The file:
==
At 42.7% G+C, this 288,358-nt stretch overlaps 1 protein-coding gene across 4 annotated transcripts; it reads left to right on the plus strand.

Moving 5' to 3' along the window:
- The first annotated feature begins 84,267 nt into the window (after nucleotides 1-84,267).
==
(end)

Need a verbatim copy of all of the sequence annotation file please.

At 42.7% G+C, this 288,358-nt stretch overlaps 1 protein-coding gene across 4 annotated transcripts; it reads left to right on the plus strand.

Moving 5' to 3' along the window:
- The first annotated feature begins 84,267 nt into the window (after nucleotides 1-84,267).